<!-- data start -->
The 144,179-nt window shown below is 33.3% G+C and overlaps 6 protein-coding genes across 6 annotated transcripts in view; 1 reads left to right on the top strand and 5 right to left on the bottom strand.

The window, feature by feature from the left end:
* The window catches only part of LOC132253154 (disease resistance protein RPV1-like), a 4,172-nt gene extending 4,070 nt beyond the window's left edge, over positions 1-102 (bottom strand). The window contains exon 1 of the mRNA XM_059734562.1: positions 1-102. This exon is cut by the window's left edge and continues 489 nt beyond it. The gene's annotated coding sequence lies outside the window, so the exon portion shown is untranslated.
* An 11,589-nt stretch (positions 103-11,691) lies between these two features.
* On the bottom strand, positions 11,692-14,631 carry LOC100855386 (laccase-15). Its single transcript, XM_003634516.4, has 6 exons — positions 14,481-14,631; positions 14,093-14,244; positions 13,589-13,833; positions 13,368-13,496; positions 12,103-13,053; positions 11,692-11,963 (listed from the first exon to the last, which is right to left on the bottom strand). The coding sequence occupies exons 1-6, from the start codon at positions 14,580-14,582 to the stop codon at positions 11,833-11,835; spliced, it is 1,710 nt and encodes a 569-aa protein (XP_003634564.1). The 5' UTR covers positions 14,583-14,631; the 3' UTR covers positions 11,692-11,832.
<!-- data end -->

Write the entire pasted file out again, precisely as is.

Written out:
The 144,179-nt window shown below is 33.3% G+C and overlaps 6 protein-coding genes across 6 annotated transcripts in view; 1 reads left to right on the top strand and 5 right to left on the bottom strand.

The window, feature by feature from the left end:
* The window catches only part of LOC132253154 (disease resistance protein RPV1-like), a 4,172-nt gene extending 4,070 nt beyond the window's left edge, over positions 1-102 (bottom strand). The window contains exon 1 of the mRNA XM_059734562.1: positions 1-102. This exon is cut by the window's left edge and continues 489 nt beyond it. The gene's annotated coding sequence lies outside the window, so the exon portion shown is untranslated.
* An 11,589-nt stretch (positions 103-11,691) lies between these two features.
* On the bottom strand, positions 11,692-14,631 carry LOC100855386 (laccase-15). Its single transcript, XM_003634516.4, has 6 exons — positions 14,481-14,631; positions 14,093-14,244; positions 13,589-13,833; positions 13,368-13,496; positions 12,103-13,053; positions 11,692-11,963 (listed from the first exon to the last, which is right to left on the bottom strand). The coding sequence occupies exons 1-6, from the start codon at positions 14,580-14,582 to the stop codon at positions 11,833-11,835; spliced, it is 1,710 nt and encodes a 569-aa protein (XP_003634564.1). The 5' UTR covers positions 14,583-14,631; the 3' UTR covers positions 11,692-11,832.